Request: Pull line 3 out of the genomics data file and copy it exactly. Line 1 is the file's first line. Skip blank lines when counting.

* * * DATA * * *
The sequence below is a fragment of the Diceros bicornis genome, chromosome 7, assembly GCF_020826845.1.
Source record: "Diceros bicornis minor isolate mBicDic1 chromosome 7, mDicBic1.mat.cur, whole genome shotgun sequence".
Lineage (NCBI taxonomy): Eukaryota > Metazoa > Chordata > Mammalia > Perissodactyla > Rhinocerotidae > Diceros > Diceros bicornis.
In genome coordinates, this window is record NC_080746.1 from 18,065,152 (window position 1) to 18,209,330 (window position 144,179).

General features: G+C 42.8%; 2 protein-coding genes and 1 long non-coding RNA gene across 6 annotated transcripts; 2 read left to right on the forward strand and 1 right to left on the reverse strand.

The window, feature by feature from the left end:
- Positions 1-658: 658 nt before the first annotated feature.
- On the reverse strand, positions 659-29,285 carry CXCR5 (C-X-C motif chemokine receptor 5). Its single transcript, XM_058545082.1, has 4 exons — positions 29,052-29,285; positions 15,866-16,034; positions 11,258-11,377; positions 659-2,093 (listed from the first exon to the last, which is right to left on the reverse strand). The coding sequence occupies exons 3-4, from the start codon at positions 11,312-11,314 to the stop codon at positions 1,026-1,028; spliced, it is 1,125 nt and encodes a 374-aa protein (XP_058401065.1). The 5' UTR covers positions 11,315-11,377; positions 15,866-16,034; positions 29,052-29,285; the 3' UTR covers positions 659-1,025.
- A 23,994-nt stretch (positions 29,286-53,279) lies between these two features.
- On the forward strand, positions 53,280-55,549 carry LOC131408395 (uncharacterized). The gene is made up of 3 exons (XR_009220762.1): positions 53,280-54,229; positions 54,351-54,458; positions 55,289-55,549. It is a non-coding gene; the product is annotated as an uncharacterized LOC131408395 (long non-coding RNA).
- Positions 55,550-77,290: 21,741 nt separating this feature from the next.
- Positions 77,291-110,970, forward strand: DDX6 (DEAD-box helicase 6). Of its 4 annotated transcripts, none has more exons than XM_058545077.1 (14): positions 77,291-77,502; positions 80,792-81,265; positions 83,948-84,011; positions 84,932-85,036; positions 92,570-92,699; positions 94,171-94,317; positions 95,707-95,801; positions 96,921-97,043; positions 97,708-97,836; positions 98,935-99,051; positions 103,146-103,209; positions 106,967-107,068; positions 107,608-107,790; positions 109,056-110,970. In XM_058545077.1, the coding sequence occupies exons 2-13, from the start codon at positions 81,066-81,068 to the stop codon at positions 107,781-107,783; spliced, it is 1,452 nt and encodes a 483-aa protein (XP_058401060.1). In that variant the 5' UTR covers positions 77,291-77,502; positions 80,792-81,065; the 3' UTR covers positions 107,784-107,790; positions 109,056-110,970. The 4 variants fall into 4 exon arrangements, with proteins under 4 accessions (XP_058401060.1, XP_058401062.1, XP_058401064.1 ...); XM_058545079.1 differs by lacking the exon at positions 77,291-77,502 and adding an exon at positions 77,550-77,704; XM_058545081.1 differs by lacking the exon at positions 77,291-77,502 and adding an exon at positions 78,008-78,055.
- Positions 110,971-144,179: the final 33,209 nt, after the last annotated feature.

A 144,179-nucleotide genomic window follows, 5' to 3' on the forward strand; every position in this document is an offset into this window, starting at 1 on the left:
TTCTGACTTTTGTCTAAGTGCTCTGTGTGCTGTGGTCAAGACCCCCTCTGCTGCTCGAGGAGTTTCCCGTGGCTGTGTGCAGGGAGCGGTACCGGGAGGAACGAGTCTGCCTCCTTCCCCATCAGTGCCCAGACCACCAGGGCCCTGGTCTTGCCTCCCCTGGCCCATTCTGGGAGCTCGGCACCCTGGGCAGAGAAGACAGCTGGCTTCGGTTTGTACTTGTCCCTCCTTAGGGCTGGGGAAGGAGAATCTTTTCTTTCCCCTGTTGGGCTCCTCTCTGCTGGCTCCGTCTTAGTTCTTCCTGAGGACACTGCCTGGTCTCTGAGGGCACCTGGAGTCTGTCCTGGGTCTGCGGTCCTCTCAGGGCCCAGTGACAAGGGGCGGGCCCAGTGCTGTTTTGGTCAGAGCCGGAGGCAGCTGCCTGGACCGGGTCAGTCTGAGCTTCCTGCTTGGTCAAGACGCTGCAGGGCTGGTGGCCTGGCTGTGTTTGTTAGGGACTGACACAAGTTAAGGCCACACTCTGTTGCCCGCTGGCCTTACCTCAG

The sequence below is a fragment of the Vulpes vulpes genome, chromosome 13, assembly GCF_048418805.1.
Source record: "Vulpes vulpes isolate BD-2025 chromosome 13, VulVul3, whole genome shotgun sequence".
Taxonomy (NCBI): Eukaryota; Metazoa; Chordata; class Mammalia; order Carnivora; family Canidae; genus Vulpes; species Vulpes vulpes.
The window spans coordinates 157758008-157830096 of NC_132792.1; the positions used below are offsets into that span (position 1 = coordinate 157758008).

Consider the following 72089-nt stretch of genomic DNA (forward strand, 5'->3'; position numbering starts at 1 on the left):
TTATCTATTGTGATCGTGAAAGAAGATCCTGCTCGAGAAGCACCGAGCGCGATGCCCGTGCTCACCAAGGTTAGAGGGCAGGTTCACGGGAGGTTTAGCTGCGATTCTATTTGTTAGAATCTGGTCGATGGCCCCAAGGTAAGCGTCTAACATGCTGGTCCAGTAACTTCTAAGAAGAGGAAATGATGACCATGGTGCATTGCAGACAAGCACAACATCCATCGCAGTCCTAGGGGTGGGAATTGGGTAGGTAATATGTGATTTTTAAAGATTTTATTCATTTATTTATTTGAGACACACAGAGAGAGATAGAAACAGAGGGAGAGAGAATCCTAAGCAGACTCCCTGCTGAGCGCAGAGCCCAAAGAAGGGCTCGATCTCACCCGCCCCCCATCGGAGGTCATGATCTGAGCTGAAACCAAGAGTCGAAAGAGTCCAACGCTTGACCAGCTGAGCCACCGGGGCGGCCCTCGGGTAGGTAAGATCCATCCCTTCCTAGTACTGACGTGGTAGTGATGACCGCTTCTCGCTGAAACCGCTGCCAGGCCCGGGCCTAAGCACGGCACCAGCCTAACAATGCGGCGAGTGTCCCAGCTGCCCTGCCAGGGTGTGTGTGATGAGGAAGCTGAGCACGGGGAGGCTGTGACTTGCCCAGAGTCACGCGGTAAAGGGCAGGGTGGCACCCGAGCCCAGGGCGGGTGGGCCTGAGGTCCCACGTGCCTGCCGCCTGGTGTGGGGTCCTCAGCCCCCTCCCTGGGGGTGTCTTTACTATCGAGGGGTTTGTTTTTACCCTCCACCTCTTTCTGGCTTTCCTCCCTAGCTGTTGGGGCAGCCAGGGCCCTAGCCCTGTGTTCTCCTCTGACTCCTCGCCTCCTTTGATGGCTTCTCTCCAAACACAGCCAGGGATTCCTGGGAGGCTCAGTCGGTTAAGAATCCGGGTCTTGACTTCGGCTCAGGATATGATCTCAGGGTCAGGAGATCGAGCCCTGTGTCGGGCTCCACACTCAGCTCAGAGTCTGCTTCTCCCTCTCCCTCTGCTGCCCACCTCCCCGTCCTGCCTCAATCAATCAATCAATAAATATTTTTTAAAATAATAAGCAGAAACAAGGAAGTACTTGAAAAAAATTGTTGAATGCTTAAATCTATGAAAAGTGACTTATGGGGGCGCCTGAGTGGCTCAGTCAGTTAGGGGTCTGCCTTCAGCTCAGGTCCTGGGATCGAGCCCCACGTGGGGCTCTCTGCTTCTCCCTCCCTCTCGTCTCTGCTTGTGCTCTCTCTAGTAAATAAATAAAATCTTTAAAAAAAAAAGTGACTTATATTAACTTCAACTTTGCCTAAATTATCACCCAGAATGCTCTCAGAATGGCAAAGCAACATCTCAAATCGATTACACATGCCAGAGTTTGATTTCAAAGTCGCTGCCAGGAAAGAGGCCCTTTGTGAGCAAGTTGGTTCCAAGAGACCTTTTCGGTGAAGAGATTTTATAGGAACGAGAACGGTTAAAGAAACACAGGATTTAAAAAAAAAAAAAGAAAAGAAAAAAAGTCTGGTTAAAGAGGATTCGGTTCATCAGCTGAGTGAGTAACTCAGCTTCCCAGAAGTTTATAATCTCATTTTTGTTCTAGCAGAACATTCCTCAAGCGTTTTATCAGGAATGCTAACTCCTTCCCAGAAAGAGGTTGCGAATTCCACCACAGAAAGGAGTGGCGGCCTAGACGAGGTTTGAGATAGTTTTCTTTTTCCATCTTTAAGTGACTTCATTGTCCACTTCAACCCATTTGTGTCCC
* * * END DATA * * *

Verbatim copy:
Lineage (NCBI taxonomy): Eukaryota > Metazoa > Chordata > Mammalia > Perissodactyla > Rhinocerotidae > Diceros > Diceros bicornis.